If, the notion of “intent” can be so easily manipulated, so can the notion of “consent.” Although initially Dr. Suzy (as she is known in her multimedia empire) admitted to some dismay at the similarity between some of the abuses described at Abu Ghraib and the sexual practices cheerily promoted on her website, she ultimately insisted that there was a firewall between her representations of sexuality and the pornographic violence of Abu Ghraib — her clientele consented to participate; the Abu Ghraib victims did not.

This of course is a staple of some feminist defenses of pornography.

But is there in fact such a firewall?

Dr. Block herself is an engaging personality — Little Bo-Peep on leave from a French bordello according to no less than the Weekly Standard (who knew their reading habits?). (7) And she presents the practices on her site including sadomasochism, bondage and dominance, mother, father, and child fantasies, intruder and rape fantasies, consensual gang-bangs, vampirism, cannibalism, and, yes, genital torture — as part of a sexual “nature” that must be rescued from the unhealthy repression of societal constraint. They are quirky variants in the normal landscape of adult human sexuality, we’re told, which in the interests of unrepressed good health must be let out in the open.

But Dr. Block’s assumptions about nature are as naïve as her assumptions about authorial intent. For one thing, since a part of her site is devoted to her therapeutic practice, we have to assume that at least some part of her clientele engages in these practices not from any kind of choice at all but from compulsion. For another, sexual practices and responses — whether mainstream or marginal — are themselves a part and a product of elaborate social constructions that develop out of the structure of society and can exist only in dialogue with it.

The textual, visual, and audio representations of sexual practices remove them even further from the “natural” world of peaceful polymorphous perversity she wants us to believe is the alternative to the violent struggle for power and show that what we are talking about is not really Rousseauian nature at all. Instead we have a set of socially constructed practices, driven by desire (not always to be equated with choice) and even compulsion, that circulates simultaneously through networks of commercial exchange and representation (print, internet, film, T.V., video/CD/DVD) in which they are replicated and transformed. This guarantees that at any given moment after an image has been inserted into circulation, the link between the representation and the intent or consent involved originally will be tenuous or even contradicted. It also guarantees that at no point is the manufacture and dissemination of pornography free of the market forces behind any other commercial enterprise - demand and supply,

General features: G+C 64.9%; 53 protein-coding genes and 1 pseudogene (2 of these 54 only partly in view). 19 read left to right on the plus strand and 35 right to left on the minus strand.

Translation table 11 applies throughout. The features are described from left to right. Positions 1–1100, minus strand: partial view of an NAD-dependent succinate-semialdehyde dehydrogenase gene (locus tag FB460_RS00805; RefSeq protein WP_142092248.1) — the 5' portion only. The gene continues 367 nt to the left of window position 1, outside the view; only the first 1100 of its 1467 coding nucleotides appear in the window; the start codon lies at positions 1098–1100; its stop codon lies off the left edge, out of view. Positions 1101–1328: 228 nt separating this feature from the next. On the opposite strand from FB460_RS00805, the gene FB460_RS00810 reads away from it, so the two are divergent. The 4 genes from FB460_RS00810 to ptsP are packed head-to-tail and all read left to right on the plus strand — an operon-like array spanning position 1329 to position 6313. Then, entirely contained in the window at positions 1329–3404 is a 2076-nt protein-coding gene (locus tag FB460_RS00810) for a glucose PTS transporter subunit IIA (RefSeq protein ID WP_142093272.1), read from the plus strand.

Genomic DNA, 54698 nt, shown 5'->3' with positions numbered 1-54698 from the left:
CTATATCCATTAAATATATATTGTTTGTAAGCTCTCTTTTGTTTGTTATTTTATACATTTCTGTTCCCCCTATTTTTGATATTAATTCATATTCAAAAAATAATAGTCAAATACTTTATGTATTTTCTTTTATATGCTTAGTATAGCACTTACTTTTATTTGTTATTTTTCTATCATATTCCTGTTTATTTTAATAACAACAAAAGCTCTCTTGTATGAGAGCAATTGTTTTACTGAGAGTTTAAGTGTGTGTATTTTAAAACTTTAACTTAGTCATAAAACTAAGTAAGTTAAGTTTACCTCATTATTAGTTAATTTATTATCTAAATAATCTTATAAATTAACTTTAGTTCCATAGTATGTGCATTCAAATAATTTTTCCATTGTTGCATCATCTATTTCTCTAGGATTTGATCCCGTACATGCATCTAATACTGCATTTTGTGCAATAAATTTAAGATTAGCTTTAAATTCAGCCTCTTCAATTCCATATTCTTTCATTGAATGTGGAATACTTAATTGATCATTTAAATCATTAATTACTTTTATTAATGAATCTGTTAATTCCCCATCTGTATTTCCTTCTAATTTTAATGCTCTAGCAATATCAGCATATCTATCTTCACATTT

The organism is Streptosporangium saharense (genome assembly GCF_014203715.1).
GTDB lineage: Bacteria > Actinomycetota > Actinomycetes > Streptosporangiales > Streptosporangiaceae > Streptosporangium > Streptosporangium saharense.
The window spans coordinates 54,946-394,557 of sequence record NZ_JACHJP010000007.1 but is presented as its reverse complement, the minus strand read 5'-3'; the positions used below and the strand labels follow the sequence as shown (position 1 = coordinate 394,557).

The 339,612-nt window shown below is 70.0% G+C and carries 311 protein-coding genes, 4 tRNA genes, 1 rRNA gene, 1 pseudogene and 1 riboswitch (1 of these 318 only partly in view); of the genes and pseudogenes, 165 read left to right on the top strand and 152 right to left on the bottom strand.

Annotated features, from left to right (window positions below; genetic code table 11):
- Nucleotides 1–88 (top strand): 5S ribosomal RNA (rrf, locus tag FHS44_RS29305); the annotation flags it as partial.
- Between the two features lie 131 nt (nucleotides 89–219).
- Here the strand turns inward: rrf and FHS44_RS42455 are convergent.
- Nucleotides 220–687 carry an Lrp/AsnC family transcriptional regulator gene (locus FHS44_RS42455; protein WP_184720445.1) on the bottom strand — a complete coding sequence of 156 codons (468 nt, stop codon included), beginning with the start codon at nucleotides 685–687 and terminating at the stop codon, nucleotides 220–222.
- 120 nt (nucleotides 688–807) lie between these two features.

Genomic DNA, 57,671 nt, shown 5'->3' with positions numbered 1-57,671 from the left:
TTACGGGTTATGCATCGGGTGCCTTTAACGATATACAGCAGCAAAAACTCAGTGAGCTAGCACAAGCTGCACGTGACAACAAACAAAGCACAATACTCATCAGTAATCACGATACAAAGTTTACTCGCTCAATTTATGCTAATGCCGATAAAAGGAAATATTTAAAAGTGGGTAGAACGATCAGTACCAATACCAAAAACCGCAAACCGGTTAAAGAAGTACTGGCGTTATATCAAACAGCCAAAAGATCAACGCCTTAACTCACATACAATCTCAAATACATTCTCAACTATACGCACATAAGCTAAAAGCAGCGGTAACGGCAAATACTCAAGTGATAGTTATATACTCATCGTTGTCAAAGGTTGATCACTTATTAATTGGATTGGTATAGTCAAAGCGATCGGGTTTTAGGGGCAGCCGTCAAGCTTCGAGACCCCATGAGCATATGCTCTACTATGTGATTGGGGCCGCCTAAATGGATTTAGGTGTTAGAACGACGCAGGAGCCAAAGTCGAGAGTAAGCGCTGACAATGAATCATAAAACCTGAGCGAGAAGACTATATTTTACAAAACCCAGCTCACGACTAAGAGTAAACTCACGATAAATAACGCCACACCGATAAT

Including the smaller homosexual and child porn markets, the overwhelming proportion of demand for pornography is male. Excluding those markets, the overwhelming proportion of the supply of pornographic performers is female. But contrary to some anti-porn feminist rhetoric, the porn business is not so much an exploitation of men by women as it is an exploitation of the natures of both men and women by commerce. The international skin trade feeds both on sexual and economic needs that it also molds, much as the fast-food industry alters and shapes taste-buds in ways that are not necessarily either healthy or ecologically sound. It’s a global business worth a staggering $57 billion dollars, the U.S. share being about $12 billion, and it’s been made even more lucrative by the advent of the internet. A digital camera and a click of the mouse and mere consumers of pornography are now producers and suppliers. In this kind of a market, big players can afford to play safe and say no to violence, minors, or “extreme” practices, but even they’ve come a long way. “Ma Bell” is the prime distributor of pornography through pay-per-view channels on its cable services, and one in five of its broadband cable customers pay to see “real, live all-American sex — not simulated by actors.” (8) For corporate America, at least, if not for the U.S. military or for some feminists, there seems to be no firewall between the real and the simulated.